I read the man’s notebooks and letters as I listened to a song on repeat. The bridge runs something like this:
Oh but please
Please wake me
For my love lies patiently
Please baby please
And my love life waits for me.
This track remains embedded in my memory and linked to what I read. I read of the young man’s loneliness and his home, and of the ennui and despair of wartime service that, compounded by broken appointments, lingered on leave. And I read of Advent’s hope-sowing and of Handel’s aria, “I know that my Redeemer lives.” The man wrote the following upon experiencing the aria: “In music I encounter an endlessly multifaceted realm. In its wake many things appear completely different to me.” I listened to Handel as I recognised in the author the power of redemption amidst deep longing for intimacy—a desire to get so close to another that one can not only hear the other’s heartbeat but hear what makes her heart beat. Though the author passed away long ago, the writings had such force of reality they moved me to tears. As with music, so too for texts: I was moved to consider the world otherwise.
Such an encounter with reality, mediated by the texts of someone long dead, is available to us all, even if reading these texts is not an enticing or even plausible prospect. Memory is at issue for us. Forgetfulness characterises much of Western modernity, and herein lies our task: we must remember and remember well as we read Scripture and as we listen to those voices that speak to and after Scripture. When we do, we grapple with the world as it really is—we encounter reality. The question of memory is important because it ultimately concerns who we are. It is a question of identity. We cannot take our identity whole cloth from our host culture, for such is to abandon what defines the “Christian thing” and what defines us as recognisably Christian. We must instead draw an essential aspect of our identity from that community whose culture traverses time because it receives its life from beyond time. That is, the one, holy, catholic and apostolic Church. This will incur not only an exercise in remembering well but an expansion of our very selves in doing so. We moderns tend to negotiate the world from within the cramped space of our individual sovereignty, where we assiduously figure our desires and reconfigure them in moments of frustration. Faithful memory expands us. When we remember, we come to see ourselves truly as those who live from Christ’s own life, and we find ourselves stretched not only over our loved ones but many others besides, past and present.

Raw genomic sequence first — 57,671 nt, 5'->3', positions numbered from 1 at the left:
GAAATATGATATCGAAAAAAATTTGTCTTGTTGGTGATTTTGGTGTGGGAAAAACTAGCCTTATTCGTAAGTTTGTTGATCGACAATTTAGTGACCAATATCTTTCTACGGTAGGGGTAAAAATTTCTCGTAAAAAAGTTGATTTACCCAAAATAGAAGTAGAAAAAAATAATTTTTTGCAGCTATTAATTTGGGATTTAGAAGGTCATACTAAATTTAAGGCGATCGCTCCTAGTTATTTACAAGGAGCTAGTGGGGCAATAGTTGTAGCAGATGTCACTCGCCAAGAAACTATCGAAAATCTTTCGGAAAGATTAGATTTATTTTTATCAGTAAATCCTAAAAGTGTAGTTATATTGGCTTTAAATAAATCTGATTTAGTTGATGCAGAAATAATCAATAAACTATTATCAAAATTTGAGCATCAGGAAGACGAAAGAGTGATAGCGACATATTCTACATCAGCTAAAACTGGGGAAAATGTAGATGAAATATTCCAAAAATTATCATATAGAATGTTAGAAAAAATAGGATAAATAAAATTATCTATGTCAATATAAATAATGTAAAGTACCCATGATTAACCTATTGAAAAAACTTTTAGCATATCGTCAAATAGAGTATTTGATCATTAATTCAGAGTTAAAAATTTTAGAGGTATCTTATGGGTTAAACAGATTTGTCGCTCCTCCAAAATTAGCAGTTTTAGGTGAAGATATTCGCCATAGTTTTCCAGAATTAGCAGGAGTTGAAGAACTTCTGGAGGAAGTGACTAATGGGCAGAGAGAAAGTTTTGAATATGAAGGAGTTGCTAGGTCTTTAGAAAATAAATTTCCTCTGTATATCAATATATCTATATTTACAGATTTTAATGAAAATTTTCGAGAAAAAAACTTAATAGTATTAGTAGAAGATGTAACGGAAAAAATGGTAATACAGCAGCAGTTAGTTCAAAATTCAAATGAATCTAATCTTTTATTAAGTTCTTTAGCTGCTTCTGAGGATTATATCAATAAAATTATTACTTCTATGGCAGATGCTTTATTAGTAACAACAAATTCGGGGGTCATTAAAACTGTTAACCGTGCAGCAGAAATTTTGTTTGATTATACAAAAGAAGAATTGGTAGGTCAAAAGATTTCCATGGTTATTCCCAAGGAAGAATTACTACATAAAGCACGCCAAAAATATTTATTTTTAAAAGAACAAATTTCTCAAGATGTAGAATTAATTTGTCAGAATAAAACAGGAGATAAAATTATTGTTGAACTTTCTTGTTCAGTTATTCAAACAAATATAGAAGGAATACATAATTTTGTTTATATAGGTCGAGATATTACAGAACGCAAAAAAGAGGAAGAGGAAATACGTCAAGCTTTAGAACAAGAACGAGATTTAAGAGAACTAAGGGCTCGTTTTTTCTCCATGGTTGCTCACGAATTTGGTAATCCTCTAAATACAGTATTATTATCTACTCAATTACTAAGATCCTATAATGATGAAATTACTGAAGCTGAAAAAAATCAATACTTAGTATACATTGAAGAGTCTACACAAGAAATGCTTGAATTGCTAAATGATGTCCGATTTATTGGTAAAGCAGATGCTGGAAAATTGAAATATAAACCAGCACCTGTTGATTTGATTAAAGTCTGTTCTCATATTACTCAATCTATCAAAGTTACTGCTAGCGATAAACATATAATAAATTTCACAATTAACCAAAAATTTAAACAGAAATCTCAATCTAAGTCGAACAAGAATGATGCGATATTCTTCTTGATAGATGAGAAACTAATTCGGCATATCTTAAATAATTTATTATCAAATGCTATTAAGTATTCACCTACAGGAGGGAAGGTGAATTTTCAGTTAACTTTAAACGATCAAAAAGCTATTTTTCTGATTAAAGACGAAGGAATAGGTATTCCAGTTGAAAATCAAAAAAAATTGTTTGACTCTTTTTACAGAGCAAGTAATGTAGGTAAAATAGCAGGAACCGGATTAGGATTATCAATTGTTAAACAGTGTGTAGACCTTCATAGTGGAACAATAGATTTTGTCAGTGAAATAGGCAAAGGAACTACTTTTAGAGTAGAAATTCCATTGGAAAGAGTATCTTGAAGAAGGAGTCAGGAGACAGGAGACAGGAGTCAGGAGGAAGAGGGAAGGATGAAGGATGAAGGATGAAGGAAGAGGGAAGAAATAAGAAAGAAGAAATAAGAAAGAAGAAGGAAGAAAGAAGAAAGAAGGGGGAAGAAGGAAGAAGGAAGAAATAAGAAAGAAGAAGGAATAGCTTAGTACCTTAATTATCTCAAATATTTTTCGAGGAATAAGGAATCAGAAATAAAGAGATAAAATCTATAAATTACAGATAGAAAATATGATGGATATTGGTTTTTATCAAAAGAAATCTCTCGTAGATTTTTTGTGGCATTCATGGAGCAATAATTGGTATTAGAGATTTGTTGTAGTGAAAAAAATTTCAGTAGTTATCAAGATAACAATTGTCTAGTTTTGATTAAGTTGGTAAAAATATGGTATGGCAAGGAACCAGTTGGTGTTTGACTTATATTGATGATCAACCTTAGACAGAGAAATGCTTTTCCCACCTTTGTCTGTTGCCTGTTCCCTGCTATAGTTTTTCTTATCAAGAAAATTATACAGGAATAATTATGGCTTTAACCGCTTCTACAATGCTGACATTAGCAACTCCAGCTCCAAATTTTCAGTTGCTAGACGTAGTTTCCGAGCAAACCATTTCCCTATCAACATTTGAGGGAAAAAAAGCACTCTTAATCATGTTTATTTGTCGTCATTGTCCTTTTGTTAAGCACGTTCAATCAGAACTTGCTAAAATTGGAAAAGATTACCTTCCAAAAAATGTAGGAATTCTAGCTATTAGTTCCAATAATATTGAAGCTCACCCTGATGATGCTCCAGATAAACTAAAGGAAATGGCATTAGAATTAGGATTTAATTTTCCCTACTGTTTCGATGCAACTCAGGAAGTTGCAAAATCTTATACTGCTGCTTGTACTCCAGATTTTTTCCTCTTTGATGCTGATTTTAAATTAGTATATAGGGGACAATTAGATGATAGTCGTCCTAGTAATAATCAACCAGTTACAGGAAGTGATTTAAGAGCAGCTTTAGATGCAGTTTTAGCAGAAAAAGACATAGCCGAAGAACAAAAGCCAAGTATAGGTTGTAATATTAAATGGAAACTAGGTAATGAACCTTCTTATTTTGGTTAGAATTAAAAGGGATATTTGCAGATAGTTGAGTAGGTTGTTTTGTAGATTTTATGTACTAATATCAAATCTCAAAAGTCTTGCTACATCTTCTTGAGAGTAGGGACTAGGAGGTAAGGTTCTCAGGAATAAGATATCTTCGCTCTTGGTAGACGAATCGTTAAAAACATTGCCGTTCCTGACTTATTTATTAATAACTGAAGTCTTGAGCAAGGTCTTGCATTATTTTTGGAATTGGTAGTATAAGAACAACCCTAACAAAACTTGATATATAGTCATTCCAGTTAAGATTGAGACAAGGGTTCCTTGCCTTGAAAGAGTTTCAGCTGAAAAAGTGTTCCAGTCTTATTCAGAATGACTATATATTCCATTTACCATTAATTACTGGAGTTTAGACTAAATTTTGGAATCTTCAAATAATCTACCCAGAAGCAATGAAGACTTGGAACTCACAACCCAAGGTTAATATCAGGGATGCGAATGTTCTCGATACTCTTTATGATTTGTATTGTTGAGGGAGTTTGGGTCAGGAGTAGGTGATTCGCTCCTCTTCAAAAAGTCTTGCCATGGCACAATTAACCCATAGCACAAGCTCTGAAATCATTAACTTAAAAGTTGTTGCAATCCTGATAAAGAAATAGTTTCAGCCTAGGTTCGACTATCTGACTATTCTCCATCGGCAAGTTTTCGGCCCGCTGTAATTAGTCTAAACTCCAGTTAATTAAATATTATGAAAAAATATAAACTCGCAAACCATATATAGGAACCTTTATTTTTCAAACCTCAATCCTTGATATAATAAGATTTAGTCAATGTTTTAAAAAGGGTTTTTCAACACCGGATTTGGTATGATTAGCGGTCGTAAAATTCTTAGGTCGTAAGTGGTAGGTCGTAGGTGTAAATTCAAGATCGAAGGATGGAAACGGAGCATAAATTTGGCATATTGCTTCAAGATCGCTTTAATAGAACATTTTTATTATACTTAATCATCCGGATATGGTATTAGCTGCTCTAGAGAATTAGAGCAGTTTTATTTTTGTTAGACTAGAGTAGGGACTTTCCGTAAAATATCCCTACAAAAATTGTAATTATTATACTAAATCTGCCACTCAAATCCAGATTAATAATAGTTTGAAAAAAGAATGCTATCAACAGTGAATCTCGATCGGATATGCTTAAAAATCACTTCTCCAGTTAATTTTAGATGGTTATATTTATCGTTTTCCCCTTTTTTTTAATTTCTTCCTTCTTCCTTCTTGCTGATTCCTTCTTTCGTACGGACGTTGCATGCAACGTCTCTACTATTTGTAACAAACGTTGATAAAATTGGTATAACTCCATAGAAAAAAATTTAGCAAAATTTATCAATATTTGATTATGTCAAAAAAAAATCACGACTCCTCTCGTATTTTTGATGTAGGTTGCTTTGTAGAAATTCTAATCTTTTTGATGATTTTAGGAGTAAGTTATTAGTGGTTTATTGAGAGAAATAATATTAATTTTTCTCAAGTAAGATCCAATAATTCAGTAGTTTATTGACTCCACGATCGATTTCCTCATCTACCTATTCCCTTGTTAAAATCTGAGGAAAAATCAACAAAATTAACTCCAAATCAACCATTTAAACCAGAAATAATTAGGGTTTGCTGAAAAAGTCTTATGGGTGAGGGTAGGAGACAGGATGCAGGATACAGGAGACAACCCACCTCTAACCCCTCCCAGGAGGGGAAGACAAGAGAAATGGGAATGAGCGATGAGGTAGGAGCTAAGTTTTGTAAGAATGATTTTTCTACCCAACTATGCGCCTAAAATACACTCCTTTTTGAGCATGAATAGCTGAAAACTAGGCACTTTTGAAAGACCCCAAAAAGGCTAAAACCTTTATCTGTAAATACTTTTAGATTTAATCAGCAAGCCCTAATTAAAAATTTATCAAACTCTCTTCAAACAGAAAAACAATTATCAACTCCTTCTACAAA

I want to provoke you: when we dip into the orthodox Christian tradition and sit down to read a text, we sometimes find ourselves experiencing time so full of reality it is replete. The experience is not the primary reality. It is an indication that we bear witness to the deep mystery and truth of the Christian vision as it is given in different ways, over and over, to the Church under the guidance of the Holy Spirit. This is part of the theological context that locates Christian texts within the giftedness of all reality. I begin, therefore, with gift before speaking directly to the challenges of Western modernity. I close with a reflection on Joseph Ratzinger’s patient walk with Augustine and how we might grow as we read and grow in reading well. Throughout, I interweave three ways of thinking about Christian texts: as gifts, as icons, and as letters. My purpose is to encourage us to take time and read texts from the tradition, and not to whitewash problematic Christian texts. I’ll address the latter as we go.